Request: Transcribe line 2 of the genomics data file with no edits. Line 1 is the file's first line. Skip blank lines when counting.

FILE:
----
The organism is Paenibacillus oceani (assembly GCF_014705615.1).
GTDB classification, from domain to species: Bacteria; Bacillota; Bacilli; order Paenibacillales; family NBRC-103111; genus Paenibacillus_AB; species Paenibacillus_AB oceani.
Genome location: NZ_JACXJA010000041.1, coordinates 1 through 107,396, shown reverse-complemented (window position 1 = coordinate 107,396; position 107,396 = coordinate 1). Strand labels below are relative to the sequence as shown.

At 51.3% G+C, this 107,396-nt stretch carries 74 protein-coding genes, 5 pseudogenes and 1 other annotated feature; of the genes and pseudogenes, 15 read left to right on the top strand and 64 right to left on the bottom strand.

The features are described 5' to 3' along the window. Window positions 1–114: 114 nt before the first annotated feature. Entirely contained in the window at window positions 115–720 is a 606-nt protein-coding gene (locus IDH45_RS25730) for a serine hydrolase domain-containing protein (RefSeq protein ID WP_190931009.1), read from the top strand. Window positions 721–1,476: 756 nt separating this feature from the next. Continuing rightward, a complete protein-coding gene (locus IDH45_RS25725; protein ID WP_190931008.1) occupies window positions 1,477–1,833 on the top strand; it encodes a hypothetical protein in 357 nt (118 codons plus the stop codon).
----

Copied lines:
GTDB classification, from domain to species: Bacteria; Bacillota; Bacilli; order Paenibacillales; family NBRC-103111; genus Paenibacillus_AB; species Paenibacillus_AB oceani.